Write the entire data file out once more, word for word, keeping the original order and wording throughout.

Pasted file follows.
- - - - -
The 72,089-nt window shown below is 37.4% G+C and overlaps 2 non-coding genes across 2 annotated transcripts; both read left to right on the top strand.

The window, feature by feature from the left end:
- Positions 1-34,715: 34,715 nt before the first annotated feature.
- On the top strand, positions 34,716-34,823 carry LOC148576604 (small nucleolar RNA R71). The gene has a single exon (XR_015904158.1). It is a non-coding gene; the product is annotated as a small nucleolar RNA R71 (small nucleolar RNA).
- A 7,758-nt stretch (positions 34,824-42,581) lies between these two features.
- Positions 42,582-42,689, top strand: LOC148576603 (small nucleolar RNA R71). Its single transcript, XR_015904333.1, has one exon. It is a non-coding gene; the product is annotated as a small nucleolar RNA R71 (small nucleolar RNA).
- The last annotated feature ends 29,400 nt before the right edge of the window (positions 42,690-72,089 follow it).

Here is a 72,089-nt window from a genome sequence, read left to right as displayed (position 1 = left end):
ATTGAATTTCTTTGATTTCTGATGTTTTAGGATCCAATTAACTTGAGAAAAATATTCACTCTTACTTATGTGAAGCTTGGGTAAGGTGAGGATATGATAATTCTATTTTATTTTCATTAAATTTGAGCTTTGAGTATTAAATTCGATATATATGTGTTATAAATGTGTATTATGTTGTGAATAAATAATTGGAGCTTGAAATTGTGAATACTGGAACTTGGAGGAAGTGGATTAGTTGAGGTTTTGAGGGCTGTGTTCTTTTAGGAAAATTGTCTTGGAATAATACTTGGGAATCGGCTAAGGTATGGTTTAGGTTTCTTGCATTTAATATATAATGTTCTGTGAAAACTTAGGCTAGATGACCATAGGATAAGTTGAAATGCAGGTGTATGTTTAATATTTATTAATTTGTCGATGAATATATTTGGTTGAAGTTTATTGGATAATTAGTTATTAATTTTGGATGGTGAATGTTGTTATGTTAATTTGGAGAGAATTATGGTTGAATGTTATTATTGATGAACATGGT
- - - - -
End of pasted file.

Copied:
The 72,089-nt window shown below is 37.4% G+C and overlaps 2 non-coding genes across 2 annotated transcripts; both read left to right on the top strand.

The window, feature by feature from the left end:
- Positions 1-34,715: 34,715 nt before the first annotated feature.
- On the top strand, positions 34,716-34,823 carry LOC148576604 (small nucleolar RNA R71). The gene has a single exon (XR_015904158.1). It is a non-coding gene; the product is annotated as a small nucleolar RNA R71 (small nucleolar RNA).
- A 7,758-nt stretch (positions 34,824-42,581) lies between these two features.
- Positions 42,582-42,689, top strand: LOC148576603 (small nucleolar RNA R71). Its single transcript, XR_015904333.1, has one exon. It is a non-coding gene; the product is annotated as a small nucleolar RNA R71 (small nucleolar RNA).
- The last annotated feature ends 29,400 nt before the right edge of the window (positions 42,690-72,089 follow it).

Here is a 72,089-nt window from a genome sequence, read left to right as displayed (position 1 = left end):
ATTGAATTTCTTTGATTTCTGATGTTTTAGGATCCAATTAACTTGAGAAAAATATTCACTCTTACTTATGTGAAGCTTGGGTAAGGTGAGGATATGATAATTCTATTTTATTTTCATTAAATTTGAGCTTTGAGTATTAAATTCGATATATATGTGTTATAAATGTGTATTATGTTGTGAATAAATAATTGGAGCTTGAAATTGTGAATACTGGAACTTGGAGGAAGTGGATTAGTTGAGGTTTTGAGGGCTGTGTTCTTTTAGGAAAATTGTCTTGGAATAATACTTGGGAATCGGCTAAGGTATGGTTTAGGTTTCTTGCATTTAATATATAATGTTCTGTGAAAACTTAGGCTAGATGACCATAGGATAAGTTGAAATGCAGGTGTATGTTTAATATTTATTAATTTGTCGATGAATATATTTGGTTGAAGTTTATTGGATAATTAGTTATTAATTTTGGATGGTGAATGTTGTTATGTTAATTTGGAGAGAATTATGGTTGAATGTTATTATTGATGAACATGGT